hope on Good Friday


14359962849_1440794a9b_mI was recently at SXSW a conference down in Texas, the very Christian South of the USA.  I was in the back of the car travelling home after a long day with some friends and we passed  church with a a large cross standing outside it. Someone said, ‘It’s pretty strange that a religion would take a horrific act and use it as their main symbol.’ Unfortunately this is not a post about how I explained exactly why Christians use the cross as their symbol and my friend became a convert overwhelmed by the understanding of what the cross means. Sorry. But this is what I should have said.

Yes, the cross is a strange symbol for a religion to use. It’s strange if your view of God/the divine is that they should be holy, perfect, removed from the world, golden and magnificent.  But not if you also view God as so holy as to be outside our understanding, so perfect that he could not leave us alone in our suffering, so removed from the world that he built a bridge back to it through his only son, so magnificent that she can and does use the rejected, the hideous, the broken, the humble to work in the world.

Good Friday brings us the cross and ultimately the cross is about hope. The hope that God not only reaches out to us but is prepared to pay the price to bring us back. Hope that God can do things in the world and does work things in the world through the beaten, the underdog, the victim. That it is these people, not the rich, the powerful, the wealthy who are close to her heart.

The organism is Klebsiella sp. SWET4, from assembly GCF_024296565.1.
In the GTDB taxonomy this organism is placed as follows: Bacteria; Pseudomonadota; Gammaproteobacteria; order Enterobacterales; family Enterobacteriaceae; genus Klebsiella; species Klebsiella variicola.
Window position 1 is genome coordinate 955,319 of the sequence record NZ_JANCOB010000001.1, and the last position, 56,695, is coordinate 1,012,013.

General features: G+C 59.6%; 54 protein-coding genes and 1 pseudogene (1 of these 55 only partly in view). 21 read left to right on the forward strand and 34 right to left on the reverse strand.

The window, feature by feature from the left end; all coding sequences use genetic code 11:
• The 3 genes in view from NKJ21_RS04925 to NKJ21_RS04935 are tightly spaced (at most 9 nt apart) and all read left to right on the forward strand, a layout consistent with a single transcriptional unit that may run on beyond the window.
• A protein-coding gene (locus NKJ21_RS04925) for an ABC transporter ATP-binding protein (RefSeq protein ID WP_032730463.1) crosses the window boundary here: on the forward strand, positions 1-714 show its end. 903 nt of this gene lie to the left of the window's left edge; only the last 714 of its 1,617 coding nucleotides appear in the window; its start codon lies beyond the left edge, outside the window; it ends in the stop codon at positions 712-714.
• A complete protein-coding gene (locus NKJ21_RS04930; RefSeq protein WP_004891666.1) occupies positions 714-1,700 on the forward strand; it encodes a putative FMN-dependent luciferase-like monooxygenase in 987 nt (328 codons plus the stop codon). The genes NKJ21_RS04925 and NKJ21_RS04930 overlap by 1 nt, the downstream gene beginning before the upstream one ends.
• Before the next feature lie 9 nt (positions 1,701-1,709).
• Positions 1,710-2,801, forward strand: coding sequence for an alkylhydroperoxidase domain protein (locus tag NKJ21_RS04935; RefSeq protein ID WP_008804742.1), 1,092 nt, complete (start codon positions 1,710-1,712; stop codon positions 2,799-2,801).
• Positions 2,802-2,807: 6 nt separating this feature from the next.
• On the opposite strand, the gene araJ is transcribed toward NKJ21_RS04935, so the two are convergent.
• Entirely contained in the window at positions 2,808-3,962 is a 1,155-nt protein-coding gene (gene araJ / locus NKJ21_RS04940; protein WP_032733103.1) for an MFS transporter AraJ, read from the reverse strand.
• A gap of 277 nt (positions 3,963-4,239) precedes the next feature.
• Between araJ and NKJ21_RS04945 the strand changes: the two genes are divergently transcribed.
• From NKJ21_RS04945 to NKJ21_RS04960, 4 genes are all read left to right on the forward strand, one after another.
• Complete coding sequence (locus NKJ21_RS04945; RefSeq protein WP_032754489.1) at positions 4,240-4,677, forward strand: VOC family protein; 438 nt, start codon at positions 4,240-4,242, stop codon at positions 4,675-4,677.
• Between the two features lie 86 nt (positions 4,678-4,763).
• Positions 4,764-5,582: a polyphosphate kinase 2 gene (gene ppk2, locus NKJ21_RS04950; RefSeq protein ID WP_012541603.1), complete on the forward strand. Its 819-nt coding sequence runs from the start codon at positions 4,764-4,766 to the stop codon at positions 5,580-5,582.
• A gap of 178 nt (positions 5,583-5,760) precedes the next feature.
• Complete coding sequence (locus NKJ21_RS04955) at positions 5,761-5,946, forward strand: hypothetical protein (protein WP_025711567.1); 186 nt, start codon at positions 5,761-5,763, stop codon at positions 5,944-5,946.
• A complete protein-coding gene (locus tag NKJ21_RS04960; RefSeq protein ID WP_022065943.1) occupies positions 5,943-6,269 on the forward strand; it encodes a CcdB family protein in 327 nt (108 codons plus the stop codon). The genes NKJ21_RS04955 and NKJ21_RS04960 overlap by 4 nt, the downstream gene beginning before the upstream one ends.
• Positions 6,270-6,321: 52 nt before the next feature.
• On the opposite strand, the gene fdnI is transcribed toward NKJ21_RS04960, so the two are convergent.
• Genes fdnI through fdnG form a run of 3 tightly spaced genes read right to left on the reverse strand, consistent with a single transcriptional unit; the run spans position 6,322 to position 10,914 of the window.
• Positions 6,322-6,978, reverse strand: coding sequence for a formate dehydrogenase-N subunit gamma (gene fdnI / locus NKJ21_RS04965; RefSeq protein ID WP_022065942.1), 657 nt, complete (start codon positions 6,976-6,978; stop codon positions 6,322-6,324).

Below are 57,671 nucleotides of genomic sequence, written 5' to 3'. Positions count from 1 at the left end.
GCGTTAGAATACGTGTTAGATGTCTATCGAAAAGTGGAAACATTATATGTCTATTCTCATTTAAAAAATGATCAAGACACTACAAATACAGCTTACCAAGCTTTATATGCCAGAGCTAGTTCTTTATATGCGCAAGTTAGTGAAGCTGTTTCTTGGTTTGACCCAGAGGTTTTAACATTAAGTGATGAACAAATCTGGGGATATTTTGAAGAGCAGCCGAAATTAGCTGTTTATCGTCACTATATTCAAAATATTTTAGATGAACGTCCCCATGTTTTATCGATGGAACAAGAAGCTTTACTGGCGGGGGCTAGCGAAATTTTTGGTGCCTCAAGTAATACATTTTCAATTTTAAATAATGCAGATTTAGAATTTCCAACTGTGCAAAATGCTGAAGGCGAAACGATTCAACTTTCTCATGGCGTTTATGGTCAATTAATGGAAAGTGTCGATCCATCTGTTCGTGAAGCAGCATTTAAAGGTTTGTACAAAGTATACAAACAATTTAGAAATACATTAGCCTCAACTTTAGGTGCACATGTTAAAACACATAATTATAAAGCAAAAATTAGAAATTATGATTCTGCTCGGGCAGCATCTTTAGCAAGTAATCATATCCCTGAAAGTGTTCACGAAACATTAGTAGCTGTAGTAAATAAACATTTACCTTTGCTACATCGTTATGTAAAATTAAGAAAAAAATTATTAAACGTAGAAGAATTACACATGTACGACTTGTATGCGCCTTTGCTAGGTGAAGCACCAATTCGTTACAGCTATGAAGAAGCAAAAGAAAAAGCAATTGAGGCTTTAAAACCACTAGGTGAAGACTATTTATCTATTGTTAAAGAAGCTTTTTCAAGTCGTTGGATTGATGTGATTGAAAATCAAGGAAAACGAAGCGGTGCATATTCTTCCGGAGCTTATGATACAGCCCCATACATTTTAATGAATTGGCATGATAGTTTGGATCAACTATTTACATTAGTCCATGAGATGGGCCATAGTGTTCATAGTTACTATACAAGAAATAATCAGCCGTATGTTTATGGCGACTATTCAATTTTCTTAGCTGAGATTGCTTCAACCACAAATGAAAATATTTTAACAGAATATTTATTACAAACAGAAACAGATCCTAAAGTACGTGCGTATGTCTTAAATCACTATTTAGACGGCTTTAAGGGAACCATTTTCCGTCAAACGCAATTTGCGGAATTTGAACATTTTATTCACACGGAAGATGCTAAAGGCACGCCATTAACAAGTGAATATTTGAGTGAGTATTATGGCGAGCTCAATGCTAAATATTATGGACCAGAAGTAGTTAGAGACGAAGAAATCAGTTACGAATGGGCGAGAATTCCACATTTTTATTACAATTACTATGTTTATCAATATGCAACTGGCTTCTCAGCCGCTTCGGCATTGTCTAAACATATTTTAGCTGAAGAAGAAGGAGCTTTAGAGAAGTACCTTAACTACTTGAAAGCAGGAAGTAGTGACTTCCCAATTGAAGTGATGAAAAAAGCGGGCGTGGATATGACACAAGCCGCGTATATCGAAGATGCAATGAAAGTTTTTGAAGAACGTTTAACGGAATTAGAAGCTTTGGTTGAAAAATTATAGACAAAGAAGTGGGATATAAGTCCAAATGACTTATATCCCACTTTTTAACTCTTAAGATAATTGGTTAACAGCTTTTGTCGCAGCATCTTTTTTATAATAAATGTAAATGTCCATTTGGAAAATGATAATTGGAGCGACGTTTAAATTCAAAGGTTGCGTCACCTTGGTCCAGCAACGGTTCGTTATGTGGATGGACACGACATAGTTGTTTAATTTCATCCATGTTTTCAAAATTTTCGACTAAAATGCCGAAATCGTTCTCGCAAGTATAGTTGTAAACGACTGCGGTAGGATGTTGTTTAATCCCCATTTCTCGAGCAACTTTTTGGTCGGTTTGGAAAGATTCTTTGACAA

It is easy to read the world and let hopelessness eat away at you. I realised only tonight how my  disappointments with myself and with the Church combined with my disbelief at the way humans treat each other and abuse each other, has been eating away at my ability to hope for better. It’s been eating away at my ability to see the good in the day-to-day low grade goodness of a handshake and a door held open and the love of fathers for their children and friends for each other.

Good Friday is the promise that even in the hardest circumstance, the most ridiculous solution there is always some hope. We have to keep hoping otherwise we will lose our ability to make the small part of the world that we have been given a better place. Hope takes effort of will. We can’t change the world but we can change a bit of it if we are able hope that by doing that we are working towards something good.

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